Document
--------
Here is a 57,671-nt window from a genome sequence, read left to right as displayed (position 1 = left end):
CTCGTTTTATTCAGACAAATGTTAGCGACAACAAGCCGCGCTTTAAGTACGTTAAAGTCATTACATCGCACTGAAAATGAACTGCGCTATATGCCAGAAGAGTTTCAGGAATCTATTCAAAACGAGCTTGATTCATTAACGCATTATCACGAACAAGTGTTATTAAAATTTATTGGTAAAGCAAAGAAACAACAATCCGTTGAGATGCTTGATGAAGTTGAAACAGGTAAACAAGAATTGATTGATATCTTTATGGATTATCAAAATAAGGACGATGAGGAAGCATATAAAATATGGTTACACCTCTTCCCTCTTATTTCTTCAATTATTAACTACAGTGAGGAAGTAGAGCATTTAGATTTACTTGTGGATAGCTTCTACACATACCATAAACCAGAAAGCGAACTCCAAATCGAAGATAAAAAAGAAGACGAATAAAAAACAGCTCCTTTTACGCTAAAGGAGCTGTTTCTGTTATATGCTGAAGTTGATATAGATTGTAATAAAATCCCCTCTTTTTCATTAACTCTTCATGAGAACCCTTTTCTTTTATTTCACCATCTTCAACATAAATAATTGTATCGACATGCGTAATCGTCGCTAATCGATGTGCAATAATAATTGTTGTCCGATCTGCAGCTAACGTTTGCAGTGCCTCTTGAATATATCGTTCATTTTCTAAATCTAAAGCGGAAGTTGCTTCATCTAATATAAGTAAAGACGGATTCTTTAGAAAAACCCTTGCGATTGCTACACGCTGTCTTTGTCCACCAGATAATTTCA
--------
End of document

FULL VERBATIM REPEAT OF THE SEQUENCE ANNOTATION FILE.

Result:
Here is a 57,671-nt window from a genome sequence, read left to right as displayed (position 1 = left end):
CTCGTTTTATTCAGACAAATGTTAGCGACAACAAGCCGCGCTTTAAGTACGTTAAAGTCATTACATCGCACTGAAAATGAACTGCGCTATATGCCAGAAGAGTTTCAGGAATCTATTCAAAACGAGCTTGATTCATTAACGCATTATCACGAACAAGTGTTATTAAAATTTATTGGTAAAGCAAAGAAACAACAATCCGTTGAGATGCTTGATGAAGTTGAAACAGGTAAACAAGAATTGATTGATATCTTTATGGATTATCAAAATAAGGACGATGAGGAAGCATATAAAATATGGTTACACCTCTTCCCTCTTATTTCTTCAATTATTAACTACAGTGAGGAAGTAGAGCATTTAGATTTACTTGTGGATAGCTTCTACACATACCATAAACCAGAAAGCGAACTCCAAATCGAAGATAAAAAAGAAGACGAATAAAAAACAGCTCCTTTTACGCTAAAGGAGCTGTTTCTGTTATATGCTGAAGTTGATATAGATTGTAATAAAATCCCCTCTTTTTCATTAACTCTTCATGAGAACCCTTTTCTTTTATTTCACCATCTTCAACATAAATAATTGTATCGACATGCGTAATCGTCGCTAATCGATGTGCAATAATAATTGTTGTCCGATCTGCAGCTAACGTTTGCAGTGCCTCTTGAATATATCGTTCATTTTCTAAATCTAAAGCGGAAGTTGCTTCATCTAATATAAGTAAAGACGGATTCTTTAGAAAAACCCTTGCGATTGCTACACGCTGTCTTTGTCCACCAGATAATTTCA